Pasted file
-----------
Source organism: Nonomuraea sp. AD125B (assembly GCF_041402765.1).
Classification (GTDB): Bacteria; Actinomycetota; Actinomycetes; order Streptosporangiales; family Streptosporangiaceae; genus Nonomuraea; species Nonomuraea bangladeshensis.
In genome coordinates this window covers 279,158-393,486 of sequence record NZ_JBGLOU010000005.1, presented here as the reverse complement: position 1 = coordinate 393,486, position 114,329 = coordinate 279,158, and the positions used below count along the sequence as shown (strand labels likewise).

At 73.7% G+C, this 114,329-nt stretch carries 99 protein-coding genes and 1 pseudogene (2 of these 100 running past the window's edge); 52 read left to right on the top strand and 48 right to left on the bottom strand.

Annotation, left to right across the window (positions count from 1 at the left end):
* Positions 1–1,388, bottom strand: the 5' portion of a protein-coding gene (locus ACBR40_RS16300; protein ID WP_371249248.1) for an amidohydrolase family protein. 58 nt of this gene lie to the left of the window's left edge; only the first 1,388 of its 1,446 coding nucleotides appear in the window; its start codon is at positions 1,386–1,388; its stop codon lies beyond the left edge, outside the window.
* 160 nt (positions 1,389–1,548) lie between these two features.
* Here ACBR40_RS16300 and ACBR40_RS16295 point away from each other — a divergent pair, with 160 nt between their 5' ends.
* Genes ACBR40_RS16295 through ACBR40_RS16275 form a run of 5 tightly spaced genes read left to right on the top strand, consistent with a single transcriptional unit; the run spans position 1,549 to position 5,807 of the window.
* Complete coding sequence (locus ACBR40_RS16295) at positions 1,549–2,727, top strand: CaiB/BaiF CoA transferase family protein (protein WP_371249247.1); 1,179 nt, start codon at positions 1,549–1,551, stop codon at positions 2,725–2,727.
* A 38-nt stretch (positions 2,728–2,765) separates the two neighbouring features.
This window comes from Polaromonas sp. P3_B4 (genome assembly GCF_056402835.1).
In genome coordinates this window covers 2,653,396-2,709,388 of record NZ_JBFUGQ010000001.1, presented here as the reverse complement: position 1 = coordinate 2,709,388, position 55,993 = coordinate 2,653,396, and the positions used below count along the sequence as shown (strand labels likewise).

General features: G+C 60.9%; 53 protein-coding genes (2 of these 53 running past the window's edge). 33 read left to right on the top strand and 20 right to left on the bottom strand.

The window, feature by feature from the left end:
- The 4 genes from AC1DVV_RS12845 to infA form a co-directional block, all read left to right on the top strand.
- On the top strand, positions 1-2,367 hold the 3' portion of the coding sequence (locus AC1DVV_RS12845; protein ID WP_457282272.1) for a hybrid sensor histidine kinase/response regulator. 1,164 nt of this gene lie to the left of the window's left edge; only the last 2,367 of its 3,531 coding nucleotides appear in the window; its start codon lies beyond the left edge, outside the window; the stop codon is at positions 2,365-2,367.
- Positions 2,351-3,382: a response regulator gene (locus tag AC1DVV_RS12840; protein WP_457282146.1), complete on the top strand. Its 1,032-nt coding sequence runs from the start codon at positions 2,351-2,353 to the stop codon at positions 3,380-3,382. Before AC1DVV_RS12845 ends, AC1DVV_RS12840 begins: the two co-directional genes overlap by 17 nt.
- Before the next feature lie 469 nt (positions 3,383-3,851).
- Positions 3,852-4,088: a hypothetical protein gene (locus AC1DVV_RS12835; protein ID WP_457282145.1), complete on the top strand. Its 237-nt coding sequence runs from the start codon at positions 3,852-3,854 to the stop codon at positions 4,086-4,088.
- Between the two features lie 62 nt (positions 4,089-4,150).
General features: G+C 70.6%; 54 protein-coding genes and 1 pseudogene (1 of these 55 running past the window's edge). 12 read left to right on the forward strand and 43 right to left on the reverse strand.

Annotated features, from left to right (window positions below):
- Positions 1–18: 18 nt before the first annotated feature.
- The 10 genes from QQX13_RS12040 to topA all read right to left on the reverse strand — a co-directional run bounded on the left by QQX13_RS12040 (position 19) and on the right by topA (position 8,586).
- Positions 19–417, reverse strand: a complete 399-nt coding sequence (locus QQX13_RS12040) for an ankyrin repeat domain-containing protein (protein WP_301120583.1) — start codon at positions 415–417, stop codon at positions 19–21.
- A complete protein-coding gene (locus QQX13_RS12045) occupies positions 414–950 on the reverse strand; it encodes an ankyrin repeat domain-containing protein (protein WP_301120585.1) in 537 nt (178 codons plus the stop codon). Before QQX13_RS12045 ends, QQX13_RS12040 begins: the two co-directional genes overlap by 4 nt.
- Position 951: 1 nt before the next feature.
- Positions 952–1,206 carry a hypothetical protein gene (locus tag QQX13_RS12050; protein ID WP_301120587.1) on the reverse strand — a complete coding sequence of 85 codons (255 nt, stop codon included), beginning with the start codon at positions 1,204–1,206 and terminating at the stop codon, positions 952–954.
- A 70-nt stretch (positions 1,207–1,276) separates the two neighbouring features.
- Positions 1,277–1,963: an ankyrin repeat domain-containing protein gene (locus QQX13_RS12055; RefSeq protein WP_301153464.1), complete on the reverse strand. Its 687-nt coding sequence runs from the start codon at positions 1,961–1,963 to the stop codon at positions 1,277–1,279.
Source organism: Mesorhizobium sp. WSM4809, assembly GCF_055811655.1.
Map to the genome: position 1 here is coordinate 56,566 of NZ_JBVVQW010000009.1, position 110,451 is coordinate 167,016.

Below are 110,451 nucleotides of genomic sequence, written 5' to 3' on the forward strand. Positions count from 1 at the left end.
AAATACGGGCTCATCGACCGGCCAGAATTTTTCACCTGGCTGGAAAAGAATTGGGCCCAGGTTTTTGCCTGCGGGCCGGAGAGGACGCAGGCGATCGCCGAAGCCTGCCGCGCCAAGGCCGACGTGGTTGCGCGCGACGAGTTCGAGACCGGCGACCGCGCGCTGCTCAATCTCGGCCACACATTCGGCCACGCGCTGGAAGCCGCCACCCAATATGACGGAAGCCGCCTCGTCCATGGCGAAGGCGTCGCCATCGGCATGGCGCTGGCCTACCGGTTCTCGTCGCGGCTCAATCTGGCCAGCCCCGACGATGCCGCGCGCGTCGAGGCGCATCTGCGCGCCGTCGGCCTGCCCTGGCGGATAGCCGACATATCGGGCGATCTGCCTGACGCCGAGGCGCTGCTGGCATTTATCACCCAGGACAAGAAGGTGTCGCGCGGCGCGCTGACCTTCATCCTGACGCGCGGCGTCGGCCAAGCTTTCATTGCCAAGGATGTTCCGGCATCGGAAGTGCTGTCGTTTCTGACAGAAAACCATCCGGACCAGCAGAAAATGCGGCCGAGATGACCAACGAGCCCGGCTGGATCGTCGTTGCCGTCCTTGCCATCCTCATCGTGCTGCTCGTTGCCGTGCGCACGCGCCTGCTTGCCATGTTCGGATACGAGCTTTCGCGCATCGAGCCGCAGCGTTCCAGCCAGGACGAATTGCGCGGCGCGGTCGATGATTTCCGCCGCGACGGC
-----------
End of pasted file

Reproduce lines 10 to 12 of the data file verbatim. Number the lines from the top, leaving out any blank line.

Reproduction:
* Complete coding sequence (locus ACBR40_RS16295) at positions 1,549–2,727, top strand: CaiB/BaiF CoA transferase family protein (protein WP_371249247.1); 1,179 nt, start codon at positions 1,549–1,551, stop codon at positions 2,725–2,727.
* A 38-nt stretch (positions 2,728–2,765) separates the two neighbouring features.
This window comes from Polaromonas sp. P3_B4 (genome assembly GCF_056402835.1).